When you buy life insurance, you’re not only protecting yourself, but also your loved ones who depend on you. Life insurance pays out a beneficiary in the event of death so that your family doesn’t suffer financial consequences from the loss of an income earner or caregiver. Life insurance is usually broken into two categories—term and whole life, each coming with their own set of benefits and drawbacks. Here, we’ll help you determine which is right for you.
If you need assistance with your finances, work with a professional financial advisor from Good Life Financial Advisors of Mt. Pleasant. We’re ready to help create a personalized plan for your specific needs.
Term Life Insurance Pros and Cons
Term life insurance is the product most closely associated with other insurance products like auto, health, or renters insurance. With a term life insurance policy, you’ll be buying coverage for a specific length of time for a specific amount of money. Term life insurance policies usually last between 10 to 30 years and only provide benefits in the event of your death.
For example, if you’re a young person with a significant other but no children or other dependents, you might choose to purchase a 10-year term life insurance policy with $50,000 in coverage. This type of policy would cost only a few dollars per month and would pay out $50,000 to your beneficiary should something happen to you. In this example, your significant other would be able to pay the mortgage and other expenses without you as a source of income.
If you’re married with multiple children, a longer life insurance policy that covers the amount of time your kids need financial support would be more appropriate. Thankfully, when it comes to term life insurance, even a $500,000 policy stays relatively affordable. But remember, term life insurance has an expiration date and it will get more expensive as you get older. Plus, it only pays benefits in the event of your death, unlike whole life insurance.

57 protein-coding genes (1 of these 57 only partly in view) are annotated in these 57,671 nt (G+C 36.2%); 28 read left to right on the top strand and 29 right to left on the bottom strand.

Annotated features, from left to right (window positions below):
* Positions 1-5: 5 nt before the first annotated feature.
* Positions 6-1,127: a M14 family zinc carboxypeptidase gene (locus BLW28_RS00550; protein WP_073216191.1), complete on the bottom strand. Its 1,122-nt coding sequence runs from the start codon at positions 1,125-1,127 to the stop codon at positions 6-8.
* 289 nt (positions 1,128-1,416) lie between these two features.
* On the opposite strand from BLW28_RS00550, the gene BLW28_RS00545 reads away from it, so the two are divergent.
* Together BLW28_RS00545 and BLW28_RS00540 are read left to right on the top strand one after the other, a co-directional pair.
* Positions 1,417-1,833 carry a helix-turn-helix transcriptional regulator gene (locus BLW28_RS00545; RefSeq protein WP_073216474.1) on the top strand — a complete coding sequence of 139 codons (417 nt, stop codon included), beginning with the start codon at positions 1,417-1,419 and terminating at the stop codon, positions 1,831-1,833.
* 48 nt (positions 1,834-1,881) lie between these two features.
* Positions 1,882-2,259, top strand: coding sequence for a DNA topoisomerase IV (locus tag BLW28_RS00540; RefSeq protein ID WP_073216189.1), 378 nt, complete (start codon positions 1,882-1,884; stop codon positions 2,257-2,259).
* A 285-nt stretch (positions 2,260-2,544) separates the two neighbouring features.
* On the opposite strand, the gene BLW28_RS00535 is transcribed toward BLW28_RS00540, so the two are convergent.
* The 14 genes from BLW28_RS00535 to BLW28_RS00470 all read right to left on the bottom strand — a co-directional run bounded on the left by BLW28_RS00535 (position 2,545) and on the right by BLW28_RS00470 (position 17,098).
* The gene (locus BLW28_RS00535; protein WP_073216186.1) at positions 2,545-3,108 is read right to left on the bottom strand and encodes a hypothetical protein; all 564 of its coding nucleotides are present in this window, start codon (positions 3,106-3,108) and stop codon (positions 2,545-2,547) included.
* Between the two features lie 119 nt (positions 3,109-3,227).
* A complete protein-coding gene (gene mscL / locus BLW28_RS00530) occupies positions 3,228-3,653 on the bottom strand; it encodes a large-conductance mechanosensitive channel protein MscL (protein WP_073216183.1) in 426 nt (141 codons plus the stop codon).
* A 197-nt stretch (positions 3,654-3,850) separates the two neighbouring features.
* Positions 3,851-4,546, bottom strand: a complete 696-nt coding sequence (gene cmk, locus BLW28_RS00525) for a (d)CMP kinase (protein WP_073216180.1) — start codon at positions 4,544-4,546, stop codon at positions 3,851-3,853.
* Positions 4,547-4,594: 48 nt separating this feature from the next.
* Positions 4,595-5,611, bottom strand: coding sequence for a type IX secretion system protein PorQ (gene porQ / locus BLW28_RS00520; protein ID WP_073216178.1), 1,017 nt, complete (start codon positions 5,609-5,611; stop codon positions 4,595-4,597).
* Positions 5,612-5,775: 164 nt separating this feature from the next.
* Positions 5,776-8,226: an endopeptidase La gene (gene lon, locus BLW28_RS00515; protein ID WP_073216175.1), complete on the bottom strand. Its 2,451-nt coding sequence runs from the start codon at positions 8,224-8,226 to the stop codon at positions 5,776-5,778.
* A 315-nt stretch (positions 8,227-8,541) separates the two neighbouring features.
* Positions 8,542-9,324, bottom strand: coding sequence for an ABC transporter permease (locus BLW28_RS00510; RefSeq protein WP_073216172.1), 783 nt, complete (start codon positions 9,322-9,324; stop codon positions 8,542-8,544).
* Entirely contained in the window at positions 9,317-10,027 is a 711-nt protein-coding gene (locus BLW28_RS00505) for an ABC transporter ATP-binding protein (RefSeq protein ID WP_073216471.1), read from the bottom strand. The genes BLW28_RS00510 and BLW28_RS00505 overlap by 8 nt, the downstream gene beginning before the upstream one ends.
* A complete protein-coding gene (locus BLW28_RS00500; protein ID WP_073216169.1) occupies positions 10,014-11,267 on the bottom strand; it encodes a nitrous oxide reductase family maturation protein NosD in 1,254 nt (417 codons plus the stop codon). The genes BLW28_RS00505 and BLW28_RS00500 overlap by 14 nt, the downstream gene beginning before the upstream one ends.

Whole Life Insurances Pros and Cons
Oftentimes, life insurance is compared to an investment vehicle instead of other insurance products. When you see this comparison, the life insurance product is usually whole life. Whole life insurance is exactly what it sounds like—a life insurance policy that covers you for your entire life, regardless of how long that is. Additionally, life insurance doesn’t just pay out for your death. Whole life insurance has a cash value that grows, meaning insured people can tap the policy while they’re still alive. Plus, if your insurance provider has a profitable quarter, you might receive a dividend.
Whole life insurance is a hybrid insurance/investment product. While the policy covers your death benefits permanently, it’s also given a cash value by the policy writer. As long as you pay your premiums (which are usually much higher than term life policies), you’ll be able to access the funds as they sit in a tax-sheltered account. Funds from whole life insurance policies can be withdrawn or borrowed against, but you must repay what you take out if you want to receive the full death benefits. Loans made against whole life insurance policies also must be repaid with interest.
Whole Life vs Term Life – How to Choose?
Life insurance is two very different sets of policies, and choosing between the two is a personal decision—there’s no right or wrong answer. Whole life insurance provides the peace of mind of life-long coverage along with the option to withdraw funds or borrow against the policy if you need cash. You can even pass down a whole life policy to your heirs. However, these types of perks don’t come cheap, and whole life insurance policies are often far more expensive than their term life counterparts.
Term life insurance is extremely affordable, but it’s a bare-bones type of coverage. You’re only covered for the duration of the policy (and not a day longer), and your beneficiary will only receive money if you die. Term life policies have no cash value and can’t be bequeathed to an heir.
Work With a Financial Advisor
Choosing between policies depends on how much coverage you need and how long you’ll need it. Of course, your decision isn’t set in stone. Many term life policies can be converted into whole life policies at a later date. If you desire the security of whole life but can only afford term life, consult with a team member from Good Life Financial Advisors of Mount Pleasant about how and when to convert your policy.